At the Cancer Center, one of our visionary goals in 2017 will be to compose a survey for our patients, oncologists and referring providers. It will be a team effort among the nurse navigators that will start with a literature review on navigation surveys. This review will allow us to see what worked or was not successful in other navigation programs. It will also allow us to explore different formats such as a Likert scale or open-ended questions.
Next steps will be composing the survey and attempting to ask the questions in a way to get meaningful data for the improvement of our entire program. The old adage: You get what you ask for. A trial of the survey will allow us to see what feedback we receive and whether the questions asked in a meaningful way.
Katherine Mulloy RNC, MSN, breast cancer nurse navigator for Saint Thomas West Hospital in Nashville, Tenn.: I have practiced here for a year, but have 30 years of experience in nursing and breast cancer care as a nurse practitioner. Through my research for a talk that I was giving in September 2016 for the National Mammography Society here in Nashville, I came to believe that the practice of compassionate mindfulness would be a great addition to my program here at Saint Thomas West.
The research suggests that these practices of becoming attentive to our daily actions can help a great deal to reduce stress. When we meet with new cancer patients, we determine a distress score. Their scores can be quite high depending on their resources and life circumstances. The research has encouraged me that by living mindfully every day upon our waking and becoming attentive to the ways in which we handle our stress can make a huge difference in a cancer patient’s daily life.
Take the real life experience of a young woman, mother, wife with three children who learns that she has a breast cancer and will need surgery and treatment. By helping her explore her daily routine during my pre-op surgery class, I have helped her see that just by stopping the things that she is not mindfully doing all day long and the things that she does not have to do will help her save precious energy that will improve her recovery and help her mind and body get through her treatments.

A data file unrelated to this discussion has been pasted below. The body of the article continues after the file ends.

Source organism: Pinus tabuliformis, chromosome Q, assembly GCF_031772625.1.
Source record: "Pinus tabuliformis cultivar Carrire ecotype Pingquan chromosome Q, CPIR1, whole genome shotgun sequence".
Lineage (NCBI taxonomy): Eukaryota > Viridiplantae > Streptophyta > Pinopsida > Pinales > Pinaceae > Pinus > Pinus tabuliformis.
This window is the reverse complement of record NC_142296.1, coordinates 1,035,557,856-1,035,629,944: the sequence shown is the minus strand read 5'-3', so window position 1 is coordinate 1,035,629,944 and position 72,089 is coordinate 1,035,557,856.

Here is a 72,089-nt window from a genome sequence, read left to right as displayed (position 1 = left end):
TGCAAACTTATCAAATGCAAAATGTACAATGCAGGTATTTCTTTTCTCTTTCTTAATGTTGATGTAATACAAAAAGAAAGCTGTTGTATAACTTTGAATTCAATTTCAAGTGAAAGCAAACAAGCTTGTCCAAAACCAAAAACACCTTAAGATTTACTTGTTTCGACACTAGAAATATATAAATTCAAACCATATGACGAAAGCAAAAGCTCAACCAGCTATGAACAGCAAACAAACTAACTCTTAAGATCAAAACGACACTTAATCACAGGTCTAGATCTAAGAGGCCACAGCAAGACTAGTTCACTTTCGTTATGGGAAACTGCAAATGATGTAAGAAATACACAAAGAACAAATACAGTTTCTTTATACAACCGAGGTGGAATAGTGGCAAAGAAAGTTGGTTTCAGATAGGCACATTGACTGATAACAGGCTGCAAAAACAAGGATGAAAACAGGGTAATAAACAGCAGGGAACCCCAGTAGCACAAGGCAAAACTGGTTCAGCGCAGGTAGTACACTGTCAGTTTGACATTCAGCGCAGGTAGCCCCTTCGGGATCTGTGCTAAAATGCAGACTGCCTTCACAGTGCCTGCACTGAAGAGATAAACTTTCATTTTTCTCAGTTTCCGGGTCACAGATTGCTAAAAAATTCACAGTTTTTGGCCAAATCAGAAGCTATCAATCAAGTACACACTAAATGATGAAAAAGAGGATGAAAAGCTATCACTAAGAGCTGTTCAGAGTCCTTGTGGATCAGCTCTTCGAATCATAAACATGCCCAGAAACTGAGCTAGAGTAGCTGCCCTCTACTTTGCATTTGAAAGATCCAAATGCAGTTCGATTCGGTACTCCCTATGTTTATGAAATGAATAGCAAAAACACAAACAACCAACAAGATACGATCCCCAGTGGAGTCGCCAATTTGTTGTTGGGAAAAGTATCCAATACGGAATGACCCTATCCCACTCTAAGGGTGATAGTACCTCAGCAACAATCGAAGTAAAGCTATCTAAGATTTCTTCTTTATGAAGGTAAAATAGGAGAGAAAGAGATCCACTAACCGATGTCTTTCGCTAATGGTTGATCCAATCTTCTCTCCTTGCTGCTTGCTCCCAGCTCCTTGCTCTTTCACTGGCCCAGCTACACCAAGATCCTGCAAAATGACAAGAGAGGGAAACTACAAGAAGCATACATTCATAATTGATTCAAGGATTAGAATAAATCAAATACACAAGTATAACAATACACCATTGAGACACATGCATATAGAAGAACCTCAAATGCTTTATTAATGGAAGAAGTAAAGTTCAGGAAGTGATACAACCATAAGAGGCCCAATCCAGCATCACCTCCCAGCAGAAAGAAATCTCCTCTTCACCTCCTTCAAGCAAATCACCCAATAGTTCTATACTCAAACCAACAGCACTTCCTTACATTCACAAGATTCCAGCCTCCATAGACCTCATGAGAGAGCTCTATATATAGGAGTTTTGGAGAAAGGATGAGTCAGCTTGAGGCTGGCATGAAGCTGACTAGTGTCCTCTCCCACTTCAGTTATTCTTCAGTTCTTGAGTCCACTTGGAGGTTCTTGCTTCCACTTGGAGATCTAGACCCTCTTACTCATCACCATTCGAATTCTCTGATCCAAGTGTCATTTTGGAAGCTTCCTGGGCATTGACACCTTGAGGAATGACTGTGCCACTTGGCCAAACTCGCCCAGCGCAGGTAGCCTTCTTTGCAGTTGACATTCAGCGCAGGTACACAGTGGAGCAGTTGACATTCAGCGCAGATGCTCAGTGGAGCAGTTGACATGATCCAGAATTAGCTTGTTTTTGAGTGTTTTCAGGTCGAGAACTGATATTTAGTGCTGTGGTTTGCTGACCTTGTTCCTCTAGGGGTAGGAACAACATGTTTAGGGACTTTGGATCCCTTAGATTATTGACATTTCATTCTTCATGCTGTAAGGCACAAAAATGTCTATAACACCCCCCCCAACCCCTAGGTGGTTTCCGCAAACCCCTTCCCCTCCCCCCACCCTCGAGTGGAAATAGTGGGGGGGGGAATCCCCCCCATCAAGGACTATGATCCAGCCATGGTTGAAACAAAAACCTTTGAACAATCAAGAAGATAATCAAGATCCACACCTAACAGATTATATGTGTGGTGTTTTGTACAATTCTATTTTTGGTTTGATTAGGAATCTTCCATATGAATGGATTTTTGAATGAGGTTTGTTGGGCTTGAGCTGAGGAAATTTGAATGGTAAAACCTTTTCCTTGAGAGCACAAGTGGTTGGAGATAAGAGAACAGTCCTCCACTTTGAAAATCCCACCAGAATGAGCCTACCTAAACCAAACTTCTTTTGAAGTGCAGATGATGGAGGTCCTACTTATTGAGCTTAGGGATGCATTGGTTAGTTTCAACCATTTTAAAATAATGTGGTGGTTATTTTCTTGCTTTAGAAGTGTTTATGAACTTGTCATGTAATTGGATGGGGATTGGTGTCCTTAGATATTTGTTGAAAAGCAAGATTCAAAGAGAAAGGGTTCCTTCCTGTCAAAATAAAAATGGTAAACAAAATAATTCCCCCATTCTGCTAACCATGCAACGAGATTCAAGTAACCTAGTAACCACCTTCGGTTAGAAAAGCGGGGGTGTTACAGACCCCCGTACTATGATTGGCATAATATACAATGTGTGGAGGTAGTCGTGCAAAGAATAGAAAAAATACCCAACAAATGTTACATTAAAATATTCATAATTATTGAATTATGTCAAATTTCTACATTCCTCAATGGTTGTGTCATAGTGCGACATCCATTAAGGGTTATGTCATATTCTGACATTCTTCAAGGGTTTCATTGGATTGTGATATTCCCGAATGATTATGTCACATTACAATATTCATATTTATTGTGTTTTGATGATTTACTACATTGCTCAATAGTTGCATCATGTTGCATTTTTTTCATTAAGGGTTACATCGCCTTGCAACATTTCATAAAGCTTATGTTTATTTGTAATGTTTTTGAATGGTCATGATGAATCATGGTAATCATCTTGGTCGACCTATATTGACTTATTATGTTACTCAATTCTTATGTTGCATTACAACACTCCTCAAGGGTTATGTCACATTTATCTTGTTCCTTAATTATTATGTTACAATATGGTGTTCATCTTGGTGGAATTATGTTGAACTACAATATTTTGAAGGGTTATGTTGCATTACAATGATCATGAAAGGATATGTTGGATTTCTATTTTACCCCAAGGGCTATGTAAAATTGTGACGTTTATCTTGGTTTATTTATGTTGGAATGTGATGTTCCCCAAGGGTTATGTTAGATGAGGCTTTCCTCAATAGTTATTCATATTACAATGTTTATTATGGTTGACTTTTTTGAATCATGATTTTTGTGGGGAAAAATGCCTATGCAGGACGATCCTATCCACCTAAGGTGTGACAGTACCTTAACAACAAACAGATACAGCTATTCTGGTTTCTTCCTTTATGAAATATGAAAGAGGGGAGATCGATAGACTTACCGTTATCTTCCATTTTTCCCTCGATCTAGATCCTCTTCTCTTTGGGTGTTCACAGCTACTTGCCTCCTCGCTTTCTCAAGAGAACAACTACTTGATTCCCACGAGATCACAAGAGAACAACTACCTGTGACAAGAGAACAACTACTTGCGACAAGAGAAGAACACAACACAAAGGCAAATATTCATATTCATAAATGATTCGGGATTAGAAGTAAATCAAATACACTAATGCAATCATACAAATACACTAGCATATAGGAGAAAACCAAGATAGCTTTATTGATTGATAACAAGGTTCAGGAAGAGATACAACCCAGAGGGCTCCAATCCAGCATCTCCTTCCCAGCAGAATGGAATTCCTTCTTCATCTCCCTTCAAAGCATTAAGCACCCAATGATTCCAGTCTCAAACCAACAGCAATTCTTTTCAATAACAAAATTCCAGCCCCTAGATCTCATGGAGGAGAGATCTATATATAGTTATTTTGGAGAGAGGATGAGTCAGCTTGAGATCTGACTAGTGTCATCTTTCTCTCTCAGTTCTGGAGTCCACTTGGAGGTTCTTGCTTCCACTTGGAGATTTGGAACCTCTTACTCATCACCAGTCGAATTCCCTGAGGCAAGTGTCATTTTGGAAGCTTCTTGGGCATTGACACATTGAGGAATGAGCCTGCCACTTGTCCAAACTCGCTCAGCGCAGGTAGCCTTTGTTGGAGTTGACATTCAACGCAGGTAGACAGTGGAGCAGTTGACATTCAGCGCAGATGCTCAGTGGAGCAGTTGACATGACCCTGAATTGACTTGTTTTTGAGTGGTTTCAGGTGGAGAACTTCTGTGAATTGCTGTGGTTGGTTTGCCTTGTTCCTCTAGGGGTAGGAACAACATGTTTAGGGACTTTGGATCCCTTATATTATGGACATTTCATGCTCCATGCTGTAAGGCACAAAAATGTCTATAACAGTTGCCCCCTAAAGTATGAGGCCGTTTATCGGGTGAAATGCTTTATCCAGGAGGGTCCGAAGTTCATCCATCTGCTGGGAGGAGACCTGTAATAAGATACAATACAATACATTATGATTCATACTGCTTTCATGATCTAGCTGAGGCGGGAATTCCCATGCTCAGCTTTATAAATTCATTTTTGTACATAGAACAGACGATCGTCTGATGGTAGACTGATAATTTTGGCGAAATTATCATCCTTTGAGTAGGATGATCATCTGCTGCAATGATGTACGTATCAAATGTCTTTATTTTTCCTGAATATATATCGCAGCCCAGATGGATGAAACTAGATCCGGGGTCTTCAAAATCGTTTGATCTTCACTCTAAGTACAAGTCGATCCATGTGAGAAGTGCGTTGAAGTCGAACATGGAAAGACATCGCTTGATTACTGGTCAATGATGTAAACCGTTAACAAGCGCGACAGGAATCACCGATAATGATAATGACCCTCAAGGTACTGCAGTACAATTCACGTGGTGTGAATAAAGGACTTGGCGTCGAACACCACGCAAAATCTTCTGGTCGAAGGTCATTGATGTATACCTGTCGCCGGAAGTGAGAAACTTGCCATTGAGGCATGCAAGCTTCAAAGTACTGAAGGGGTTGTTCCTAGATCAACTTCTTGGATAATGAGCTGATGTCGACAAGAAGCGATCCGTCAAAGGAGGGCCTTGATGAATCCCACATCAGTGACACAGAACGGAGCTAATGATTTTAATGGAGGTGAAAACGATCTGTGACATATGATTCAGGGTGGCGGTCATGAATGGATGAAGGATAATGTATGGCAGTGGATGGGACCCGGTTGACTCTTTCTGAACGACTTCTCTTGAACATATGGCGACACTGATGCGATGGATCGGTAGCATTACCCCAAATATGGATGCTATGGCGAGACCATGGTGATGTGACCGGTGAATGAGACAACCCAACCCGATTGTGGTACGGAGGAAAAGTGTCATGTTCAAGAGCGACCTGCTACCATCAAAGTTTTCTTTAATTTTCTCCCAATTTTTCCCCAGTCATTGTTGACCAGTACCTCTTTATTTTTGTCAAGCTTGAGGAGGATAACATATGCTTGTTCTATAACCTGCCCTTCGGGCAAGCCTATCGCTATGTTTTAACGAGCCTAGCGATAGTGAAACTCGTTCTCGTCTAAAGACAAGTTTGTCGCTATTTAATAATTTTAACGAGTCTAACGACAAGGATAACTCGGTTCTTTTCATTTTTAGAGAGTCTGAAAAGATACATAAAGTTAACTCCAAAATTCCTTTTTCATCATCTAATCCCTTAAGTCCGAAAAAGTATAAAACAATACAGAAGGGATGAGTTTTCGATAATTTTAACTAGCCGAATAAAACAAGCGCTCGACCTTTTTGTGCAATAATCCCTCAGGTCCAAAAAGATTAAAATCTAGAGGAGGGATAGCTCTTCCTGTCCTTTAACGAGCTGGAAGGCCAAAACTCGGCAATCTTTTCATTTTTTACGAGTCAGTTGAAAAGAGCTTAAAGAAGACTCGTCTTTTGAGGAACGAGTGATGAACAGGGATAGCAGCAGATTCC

Our social worker is taking a class to become certified in mindfulness. Together, we can fully implement this new concept into our program here. We also offer acupuncture and have a wellness center here that we plan to partner with once our program is in place.
Cheryl Wood, RN, BSN, GI nurse navigator for Saint Thomas Midtown Hospital in Nashville, Tenn.: My colorectal navigation program is still in its infancy, so I’m looking forward to program development in 2017 to include more physician awareness and buy-in. I’ve been in this role since April 2016, so I’ve had a few months to develop my own technique to patient involvement, realizing there are a couple of areas I want to improve and grow.
First, patient resources, specifically knowing what services/aid is actually available. There is plenty of literature pointing patients to a specific organization, resource or foundation (such as for financial assistance), only to find that the foundation is closed, or that you’re redirected to yet another resource, making it difficult to truly find any answers. It’s discouraging and frustrating for me, so I can just imagine how it makes an overwhelmed cancer patient feel. I want to be able to dig deeper into these resources, especially financial, so I can direct patients to clear answers.
Second, patient education. I want to somehow establish a way to be on the front end of educating the patient on his/her diagnosis and explaining treatment, surgery, etc. — but not get into the specifics of chemo/radiation. This will hopefully be included in program development and broaden as discussions with colorectal surgeons occur.